As a result of these changes, the U.S. Department of Health and Human Services estimates that more than 2.4 million Washington state residents no longer worry about lifetime limits on health benefits; more than 62,000 young adults gained insurance coverage through their parents’ health plans; and people on Medicare saved more than $94 million on prescription drugs.

In 2014, the focus shifts to making health care available to all, regardless of health history or the ability to pay. As of January 1, most Americans will be required to have health insurance. Individuals who can afford to pay for insurance and don’t comply will be subject to a penalty in 2014 of $95 per adult, as much as $285 for a family or 1 percent of income, whichever is greater, with penalties increasing over the next two years. Other big reforms include the elimination of preexisting condition denials for adults and the creation of an online insurance exchange with plans required to include a defined set of essential benefits, including preventive care, pediatric care and maternity care. Medicaid will be expanded—in states selecting this option—to assist low-income residents and their families to access insurance. Earlier this year, Washington state legislators voted to expand Medicaid to include individuals between the ages of 19 and 65 with incomes up to 138 percent of the federal poverty line—effective January 1, 2014.

“In King County, good health is out of reach for an estimated 280,000 people who do not have health insurance and access to preventive care,” says Chad Horner, chair of the board of directors for HealthPoint and a partner at Curran Law Firm in Kent. HealthPoint runs 17 community health centers in King County.
“The care that many of us take for granted, such as treatment for a sinus infection, provider visits to manage diabetes or exams for breast cancer detection, are luxuries to those without health care coverage,” HealthPoint pediatrician Kimberly McDermott, M.D., says. “These families are one illness away from financial catastrophe.”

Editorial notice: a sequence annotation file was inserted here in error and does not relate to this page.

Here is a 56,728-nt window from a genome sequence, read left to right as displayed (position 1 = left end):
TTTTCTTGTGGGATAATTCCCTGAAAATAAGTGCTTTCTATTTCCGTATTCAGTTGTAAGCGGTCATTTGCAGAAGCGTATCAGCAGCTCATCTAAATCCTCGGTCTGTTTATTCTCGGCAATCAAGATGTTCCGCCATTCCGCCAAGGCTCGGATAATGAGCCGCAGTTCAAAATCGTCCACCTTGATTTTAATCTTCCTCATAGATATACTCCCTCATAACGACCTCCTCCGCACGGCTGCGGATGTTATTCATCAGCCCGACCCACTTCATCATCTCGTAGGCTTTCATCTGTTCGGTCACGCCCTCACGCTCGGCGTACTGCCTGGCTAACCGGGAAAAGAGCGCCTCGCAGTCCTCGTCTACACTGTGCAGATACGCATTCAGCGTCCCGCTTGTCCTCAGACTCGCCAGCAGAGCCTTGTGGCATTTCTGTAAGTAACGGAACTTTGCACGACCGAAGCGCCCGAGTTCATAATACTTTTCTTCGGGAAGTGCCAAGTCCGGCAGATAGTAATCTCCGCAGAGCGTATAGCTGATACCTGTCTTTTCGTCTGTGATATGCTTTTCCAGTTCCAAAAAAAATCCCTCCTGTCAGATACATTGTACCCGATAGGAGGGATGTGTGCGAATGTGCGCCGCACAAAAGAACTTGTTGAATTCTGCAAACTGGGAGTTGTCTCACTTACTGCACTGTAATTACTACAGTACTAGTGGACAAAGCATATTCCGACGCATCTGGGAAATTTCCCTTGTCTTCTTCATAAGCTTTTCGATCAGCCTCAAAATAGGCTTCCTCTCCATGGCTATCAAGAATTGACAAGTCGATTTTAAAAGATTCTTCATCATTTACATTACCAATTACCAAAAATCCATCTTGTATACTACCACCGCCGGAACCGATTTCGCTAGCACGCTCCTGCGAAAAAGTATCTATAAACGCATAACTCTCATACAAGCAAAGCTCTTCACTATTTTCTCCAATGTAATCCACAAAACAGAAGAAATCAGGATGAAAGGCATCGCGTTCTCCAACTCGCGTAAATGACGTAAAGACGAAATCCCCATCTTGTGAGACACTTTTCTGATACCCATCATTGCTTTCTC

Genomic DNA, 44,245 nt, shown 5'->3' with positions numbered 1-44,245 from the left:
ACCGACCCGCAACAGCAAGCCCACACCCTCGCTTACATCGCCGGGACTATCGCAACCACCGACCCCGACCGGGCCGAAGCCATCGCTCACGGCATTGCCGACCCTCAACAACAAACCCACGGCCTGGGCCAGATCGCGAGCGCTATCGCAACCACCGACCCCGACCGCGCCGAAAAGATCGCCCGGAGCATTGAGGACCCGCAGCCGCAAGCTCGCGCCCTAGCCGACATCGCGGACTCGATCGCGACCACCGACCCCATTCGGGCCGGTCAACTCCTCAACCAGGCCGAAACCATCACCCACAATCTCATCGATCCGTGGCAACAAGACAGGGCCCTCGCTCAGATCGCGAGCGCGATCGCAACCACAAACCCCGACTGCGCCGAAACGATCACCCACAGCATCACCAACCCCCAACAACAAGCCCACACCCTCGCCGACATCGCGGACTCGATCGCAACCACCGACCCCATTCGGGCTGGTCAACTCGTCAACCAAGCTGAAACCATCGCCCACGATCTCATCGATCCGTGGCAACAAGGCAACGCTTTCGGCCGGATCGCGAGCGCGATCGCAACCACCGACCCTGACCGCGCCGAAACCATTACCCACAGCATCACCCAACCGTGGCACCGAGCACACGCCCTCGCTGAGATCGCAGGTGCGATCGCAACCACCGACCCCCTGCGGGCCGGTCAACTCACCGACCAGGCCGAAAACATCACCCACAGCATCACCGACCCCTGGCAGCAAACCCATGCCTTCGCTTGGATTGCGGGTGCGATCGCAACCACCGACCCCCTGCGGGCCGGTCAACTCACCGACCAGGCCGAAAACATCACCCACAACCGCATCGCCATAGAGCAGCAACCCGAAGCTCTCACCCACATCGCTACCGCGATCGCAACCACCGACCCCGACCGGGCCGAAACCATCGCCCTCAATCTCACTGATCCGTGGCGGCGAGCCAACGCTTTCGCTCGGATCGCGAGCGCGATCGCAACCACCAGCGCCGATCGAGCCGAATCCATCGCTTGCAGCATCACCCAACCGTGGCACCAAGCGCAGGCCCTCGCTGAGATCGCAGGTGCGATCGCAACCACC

Those who already have insurance they like don’t need to make any major changes in 2014 and will have noticed their insurance companies already modifying plans to comply with federal requirements, such as preventive care. According to the Washington State Office of the Insurance Commissioner, companies with more than 50 employees will be required to provide affordable health insurance, but those with fewer than 50 employees will not. Those who don’t have insurance will have new options for purchasing insurance through the Washington Healthplanfinder (wahbexchange.org), “which will allow hundreds of thousands of residents statewide to easily find, compare and enroll in quality health care plans they never have had access to before,” Washington Healthplanfinder’s Onizuka says.
Already, 24 health and dental insurance carriers have notified the state of their intent to participate in the exchange. See our “At a Glance” sidebar for details and important dates for purchasing insurance through Washington Healthplanfinder.

For those with moderate or limited incomes, cost is a big concern. Those who don’t have coverage from their employers who buy through the state exchange may be eligible for help with insurance costs, depending on family size and income level. A family of four with an annual income of less than $93,700 will be eligible for a tax credit to offset the cost of insurance premiums.